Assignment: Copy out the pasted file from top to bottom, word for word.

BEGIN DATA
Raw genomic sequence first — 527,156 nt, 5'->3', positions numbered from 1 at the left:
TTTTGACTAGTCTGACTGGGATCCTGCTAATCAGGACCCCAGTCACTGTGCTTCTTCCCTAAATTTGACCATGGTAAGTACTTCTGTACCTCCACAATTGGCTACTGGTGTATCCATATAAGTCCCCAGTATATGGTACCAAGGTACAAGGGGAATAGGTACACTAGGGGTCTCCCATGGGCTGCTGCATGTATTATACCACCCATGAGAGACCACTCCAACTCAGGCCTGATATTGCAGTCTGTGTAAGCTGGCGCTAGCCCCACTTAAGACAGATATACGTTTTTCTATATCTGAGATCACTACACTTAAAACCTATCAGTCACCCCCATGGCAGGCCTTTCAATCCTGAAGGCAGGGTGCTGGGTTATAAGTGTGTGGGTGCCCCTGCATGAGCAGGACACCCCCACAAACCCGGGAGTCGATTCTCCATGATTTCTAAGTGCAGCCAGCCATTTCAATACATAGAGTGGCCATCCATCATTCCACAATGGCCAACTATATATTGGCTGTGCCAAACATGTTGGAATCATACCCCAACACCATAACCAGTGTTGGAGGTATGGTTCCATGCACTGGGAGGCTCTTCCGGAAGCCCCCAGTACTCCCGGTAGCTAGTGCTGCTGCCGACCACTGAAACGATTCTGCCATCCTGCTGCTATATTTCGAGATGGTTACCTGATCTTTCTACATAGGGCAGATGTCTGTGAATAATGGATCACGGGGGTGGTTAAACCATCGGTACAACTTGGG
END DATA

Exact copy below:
Raw genomic sequence first — 527,156 nt, 5'->3', positions numbered from 1 at the left:
TTTTGACTAGTCTGACTGGGATCCTGCTAATCAGGACCCCAGTCACTGTGCTTCTTCCCTAAATTTGACCATGGTAAGTACTTCTGTACCTCCACAATTGGCTACTGGTGTATCCATATAAGTCCCCAGTATATGGTACCAAGGTACAAGGGGAATAGGTACACTAGGGGTCTCCCATGGGCTGCTGCATGTATTATACCACCCATGAGAGACCACTCCAACTCAGGCCTGATATTGCAGTCTGTGTAAGCTGGCGCTAGCCCCACTTAAGACAGATATACGTTTTTCTATATCTGAGATCACTACACTTAAAACCTATCAGTCACCCCCATGGCAGGCCTTTCAATCCTGAAGGCAGGGTGCTGGGTTATAAGTGTGTGGGTGCCCCTGCATGAGCAGGACACCCCCACAAACCCGGGAGTCGATTCTCCATGATTTCTAAGTGCAGCCAGCCATTTCAATACATAGAGTGGCCATCCATCATTCCACAATGGCCAACTATATATTGGCTGTGCCAAACATGTTGGAATCATACCCCAACACCATAACCAGTGTTGGAGGTATGGTTCCATGCACTGGGAGGCTCTTCCGGAAGCCCCCAGTACTCCCGGTAGCTAGTGCTGCTGCCGACCACTGAAACGATTCTGCCATCCTGCTGCTATATTTCGAGATGGTTACCTGATCTTTCTACATAGGGCAGATGTCTGTGAATAATGGATCACGGGGGTGGTTAAACCATCGGTACAACTTGGG